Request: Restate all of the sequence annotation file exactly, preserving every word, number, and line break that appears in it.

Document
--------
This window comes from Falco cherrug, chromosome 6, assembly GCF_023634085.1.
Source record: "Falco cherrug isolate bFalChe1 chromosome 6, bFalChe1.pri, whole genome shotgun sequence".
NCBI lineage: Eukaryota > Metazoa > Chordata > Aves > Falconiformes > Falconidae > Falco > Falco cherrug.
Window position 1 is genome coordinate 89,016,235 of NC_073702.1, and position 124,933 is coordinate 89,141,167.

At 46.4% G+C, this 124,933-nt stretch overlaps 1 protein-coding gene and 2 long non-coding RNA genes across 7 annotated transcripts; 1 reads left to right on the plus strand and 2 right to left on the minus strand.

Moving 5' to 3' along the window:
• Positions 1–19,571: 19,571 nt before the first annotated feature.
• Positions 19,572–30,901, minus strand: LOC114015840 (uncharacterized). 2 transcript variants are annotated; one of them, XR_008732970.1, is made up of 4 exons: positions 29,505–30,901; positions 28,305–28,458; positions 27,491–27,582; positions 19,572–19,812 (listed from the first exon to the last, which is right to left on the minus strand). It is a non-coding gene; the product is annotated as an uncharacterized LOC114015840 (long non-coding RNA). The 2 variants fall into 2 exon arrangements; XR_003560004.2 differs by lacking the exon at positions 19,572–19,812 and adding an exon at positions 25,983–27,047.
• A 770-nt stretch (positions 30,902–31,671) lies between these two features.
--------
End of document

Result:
This window comes from Falco cherrug, chromosome 6, assembly GCF_023634085.1.
Source record: "Falco cherrug isolate bFalChe1 chromosome 6, bFalChe1.pri, whole genome shotgun sequence".
NCBI lineage: Eukaryota > Metazoa > Chordata > Aves > Falconiformes > Falconidae > Falco > Falco cherrug.
Window position 1 is genome coordinate 89,016,235 of NC_073702.1, and position 124,933 is coordinate 89,141,167.

At 46.4% G+C, this 124,933-nt stretch overlaps 1 protein-coding gene and 2 long non-coding RNA genes across 7 annotated transcripts; 1 reads left to right on the plus strand and 2 right to left on the minus strand.

Moving 5' to 3' along the window:
• Positions 1–19,571: 19,571 nt before the first annotated feature.
• Positions 19,572–30,901, minus strand: LOC114015840 (uncharacterized). 2 transcript variants are annotated; one of them, XR_008732970.1, is made up of 4 exons: positions 29,505–30,901; positions 28,305–28,458; positions 27,491–27,582; positions 19,572–19,812 (listed from the first exon to the last, which is right to left on the minus strand). It is a non-coding gene; the product is annotated as an uncharacterized LOC114015840 (long non-coding RNA). The 2 variants fall into 2 exon arrangements; XR_003560004.2 differs by lacking the exon at positions 19,572–19,812 and adding an exon at positions 25,983–27,047.
• A 770-nt stretch (positions 30,902–31,671) lies between these two features.